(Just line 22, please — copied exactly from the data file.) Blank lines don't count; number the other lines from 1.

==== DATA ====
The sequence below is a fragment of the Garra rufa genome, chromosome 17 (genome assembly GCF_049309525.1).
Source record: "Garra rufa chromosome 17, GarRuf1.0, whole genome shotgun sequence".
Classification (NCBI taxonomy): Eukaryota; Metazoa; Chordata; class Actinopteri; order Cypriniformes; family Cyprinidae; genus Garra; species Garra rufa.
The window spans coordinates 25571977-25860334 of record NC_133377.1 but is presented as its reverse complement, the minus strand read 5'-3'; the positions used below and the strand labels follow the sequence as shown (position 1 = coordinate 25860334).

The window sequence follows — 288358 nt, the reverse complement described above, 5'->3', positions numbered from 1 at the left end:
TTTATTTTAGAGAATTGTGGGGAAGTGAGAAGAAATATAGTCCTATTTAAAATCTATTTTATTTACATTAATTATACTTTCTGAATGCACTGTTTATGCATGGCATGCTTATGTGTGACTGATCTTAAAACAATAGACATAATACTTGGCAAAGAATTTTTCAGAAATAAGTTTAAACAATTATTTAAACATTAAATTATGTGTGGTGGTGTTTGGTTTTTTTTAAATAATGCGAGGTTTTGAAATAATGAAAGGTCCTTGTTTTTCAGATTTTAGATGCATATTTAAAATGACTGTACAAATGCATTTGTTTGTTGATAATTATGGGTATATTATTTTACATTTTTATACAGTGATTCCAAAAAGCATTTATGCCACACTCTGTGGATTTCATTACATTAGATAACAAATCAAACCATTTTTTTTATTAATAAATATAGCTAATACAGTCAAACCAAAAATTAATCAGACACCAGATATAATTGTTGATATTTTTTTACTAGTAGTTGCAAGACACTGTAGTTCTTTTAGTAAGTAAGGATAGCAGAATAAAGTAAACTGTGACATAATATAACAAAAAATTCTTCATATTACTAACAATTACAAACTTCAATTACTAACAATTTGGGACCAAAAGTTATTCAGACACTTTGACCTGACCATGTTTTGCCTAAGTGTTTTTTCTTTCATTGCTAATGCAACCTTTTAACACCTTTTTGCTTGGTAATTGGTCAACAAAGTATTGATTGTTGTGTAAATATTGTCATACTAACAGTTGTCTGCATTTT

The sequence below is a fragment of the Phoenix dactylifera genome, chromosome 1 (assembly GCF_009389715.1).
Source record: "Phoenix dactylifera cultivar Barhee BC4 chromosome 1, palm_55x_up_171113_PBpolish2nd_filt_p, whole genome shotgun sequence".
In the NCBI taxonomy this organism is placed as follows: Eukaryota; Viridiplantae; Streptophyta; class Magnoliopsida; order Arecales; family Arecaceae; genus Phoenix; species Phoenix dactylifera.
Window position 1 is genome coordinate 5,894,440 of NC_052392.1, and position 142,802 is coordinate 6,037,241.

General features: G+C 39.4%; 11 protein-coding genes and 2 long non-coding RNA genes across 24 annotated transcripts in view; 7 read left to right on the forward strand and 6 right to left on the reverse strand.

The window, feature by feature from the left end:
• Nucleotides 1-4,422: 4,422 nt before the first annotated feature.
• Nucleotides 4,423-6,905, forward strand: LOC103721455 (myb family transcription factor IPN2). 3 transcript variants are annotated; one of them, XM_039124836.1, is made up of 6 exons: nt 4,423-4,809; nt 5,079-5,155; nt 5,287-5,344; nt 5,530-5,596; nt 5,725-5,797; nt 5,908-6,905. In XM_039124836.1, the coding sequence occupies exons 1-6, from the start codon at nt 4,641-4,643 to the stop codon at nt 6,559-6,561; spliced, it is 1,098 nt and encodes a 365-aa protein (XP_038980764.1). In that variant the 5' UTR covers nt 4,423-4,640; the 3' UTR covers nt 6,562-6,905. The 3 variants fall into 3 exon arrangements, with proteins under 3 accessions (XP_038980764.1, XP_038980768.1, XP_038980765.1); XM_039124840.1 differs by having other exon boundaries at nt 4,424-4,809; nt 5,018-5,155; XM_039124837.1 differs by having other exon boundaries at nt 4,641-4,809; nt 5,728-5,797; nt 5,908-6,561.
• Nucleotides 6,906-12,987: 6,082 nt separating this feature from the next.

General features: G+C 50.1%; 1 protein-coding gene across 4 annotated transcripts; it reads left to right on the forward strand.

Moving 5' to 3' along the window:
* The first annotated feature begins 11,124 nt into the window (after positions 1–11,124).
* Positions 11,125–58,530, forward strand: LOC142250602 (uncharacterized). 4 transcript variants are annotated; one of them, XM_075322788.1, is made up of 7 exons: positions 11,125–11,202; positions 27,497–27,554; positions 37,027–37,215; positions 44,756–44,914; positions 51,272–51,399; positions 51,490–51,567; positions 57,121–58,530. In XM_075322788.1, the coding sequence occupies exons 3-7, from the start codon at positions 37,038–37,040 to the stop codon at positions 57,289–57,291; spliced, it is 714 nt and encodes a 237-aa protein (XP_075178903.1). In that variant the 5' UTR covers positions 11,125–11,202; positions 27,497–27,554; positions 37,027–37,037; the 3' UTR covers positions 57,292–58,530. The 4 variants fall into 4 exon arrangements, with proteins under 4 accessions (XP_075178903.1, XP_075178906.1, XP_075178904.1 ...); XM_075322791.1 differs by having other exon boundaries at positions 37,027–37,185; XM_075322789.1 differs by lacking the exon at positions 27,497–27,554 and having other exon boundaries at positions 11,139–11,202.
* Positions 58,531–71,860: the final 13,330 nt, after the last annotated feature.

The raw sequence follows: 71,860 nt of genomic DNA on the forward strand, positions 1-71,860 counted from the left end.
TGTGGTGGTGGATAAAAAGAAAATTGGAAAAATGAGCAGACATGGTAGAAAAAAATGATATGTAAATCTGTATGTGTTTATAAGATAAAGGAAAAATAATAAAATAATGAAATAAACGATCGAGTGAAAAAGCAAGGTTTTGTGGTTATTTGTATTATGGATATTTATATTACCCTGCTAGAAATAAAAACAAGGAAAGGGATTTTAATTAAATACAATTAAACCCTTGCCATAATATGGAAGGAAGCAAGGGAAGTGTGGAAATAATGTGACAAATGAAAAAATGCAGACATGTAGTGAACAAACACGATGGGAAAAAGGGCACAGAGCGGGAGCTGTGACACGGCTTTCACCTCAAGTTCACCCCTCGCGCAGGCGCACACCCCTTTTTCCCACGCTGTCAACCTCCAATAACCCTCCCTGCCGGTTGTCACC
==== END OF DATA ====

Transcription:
TGTGGTGGTGGATAAAAAGAAAATTGGAAAAATGAGCAGACATGGTAGAAAAAAATGATATGTAAATCTGTATGTGTTTATAAGATAAAGGAAAAATAATAAAATAATGAAATAAACGATCGAGTGAAAAAGCAAGGTTTTGTGGTTATTTGTATTATGGATATTTATATTACCCTGCTAGAAATAAAAACAAGGAAAGGGATTTTAATTAAATACAATTAAACCCTTGCCATAATATGGAAGGAAGCAAGGGAAGTGTGGAAATAATGTGACAAATGAAAAAATGCAGACATGTAGTGAACAAACACGATGGGAAAAAGGGCACAGAGCGGGAGCTGTGACACGGCTTTCACCTCAAGTTCACCCCTCGCGCAGGCGCACACCCCTTTTTCCCACGCTGTCAACCTCCAATAACCCTCCCTGCCGGTTGTCACC